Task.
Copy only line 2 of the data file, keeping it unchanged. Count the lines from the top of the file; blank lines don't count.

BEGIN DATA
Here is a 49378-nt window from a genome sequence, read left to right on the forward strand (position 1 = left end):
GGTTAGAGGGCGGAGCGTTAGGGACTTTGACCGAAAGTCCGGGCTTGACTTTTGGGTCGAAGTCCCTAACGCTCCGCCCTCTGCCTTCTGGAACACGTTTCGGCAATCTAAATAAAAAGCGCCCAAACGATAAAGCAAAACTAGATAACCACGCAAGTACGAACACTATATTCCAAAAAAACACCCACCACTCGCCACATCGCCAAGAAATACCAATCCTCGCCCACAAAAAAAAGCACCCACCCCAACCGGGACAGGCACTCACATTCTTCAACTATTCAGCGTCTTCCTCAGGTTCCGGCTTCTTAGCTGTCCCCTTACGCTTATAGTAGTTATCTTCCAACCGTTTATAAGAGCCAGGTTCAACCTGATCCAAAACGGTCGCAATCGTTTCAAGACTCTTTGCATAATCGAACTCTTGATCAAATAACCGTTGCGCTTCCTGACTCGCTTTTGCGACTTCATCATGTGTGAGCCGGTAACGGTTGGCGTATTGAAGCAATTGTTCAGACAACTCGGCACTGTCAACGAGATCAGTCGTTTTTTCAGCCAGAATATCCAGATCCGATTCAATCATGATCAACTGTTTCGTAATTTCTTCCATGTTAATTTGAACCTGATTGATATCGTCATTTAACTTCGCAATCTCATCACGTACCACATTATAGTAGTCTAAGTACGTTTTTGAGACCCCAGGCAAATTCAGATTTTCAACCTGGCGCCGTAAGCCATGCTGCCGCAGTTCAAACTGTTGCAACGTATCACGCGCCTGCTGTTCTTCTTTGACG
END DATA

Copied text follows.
GGTTAGAGGGCGGAGCGTTAGGGACTTTGACCGAAAGTCCGGGCTTGACTTTTGGGTCGAAGTCCCTAACGCTCCGCCCTCTGCCTTCTGGAACACGTTTCGGCAATCTAAATAAAAAGCGCCCAAACGATAAAGCAAAACTAGATAACCACGCAAGTACGAACACTATATTCCAAAAAAACACCCACCACTCGCCACATCGCCAAGAAATACCAATCCTCGCCCACAAAAAAAAGCACCCACCCCAACCGGGACAGGCACTCACATTCTTCAACTATTCAGCGTCTTCCTCAGGTTCCGGCTTCTTAGCTGTCCCCTTACGCTTATAGTAGTTATCTTCCAACCGTTTATAAGAGCCAGGTTCAACCTGATCCAAAACGGTCGCAATCGTTTCAAGACTCTTTGCATAATCGAACTCTTGATCAAATAACCGTTGCGCTTCCTGACTCGCTTTTGCGACTTCATCATGTGTGAGCCGGTAACGGTTGGCGTATTGAAGCAATTGTTCAGACAACTCGGCACTGTCAACGAGATCAGTCGTTTTTTCAGCCAGAATATCCAGATCCGATTCAATCATGATCAACTGTTTCGTAATTTCTTCCATGTTAATTTGAACCTGATTGATATCGTCATTTAACTTCGCAATCTCATCACGTACCACATTATAGTAGTCTAAGTACGTTTTTGAGACCCCAGGCAAATTCAGATTTTCAACCTGGCGCCGTAAGCCATGCTGCCGCAGTTCAAACTGTTGCAACGTATCACGCGCCTGCTGTTCTTCTTTGACG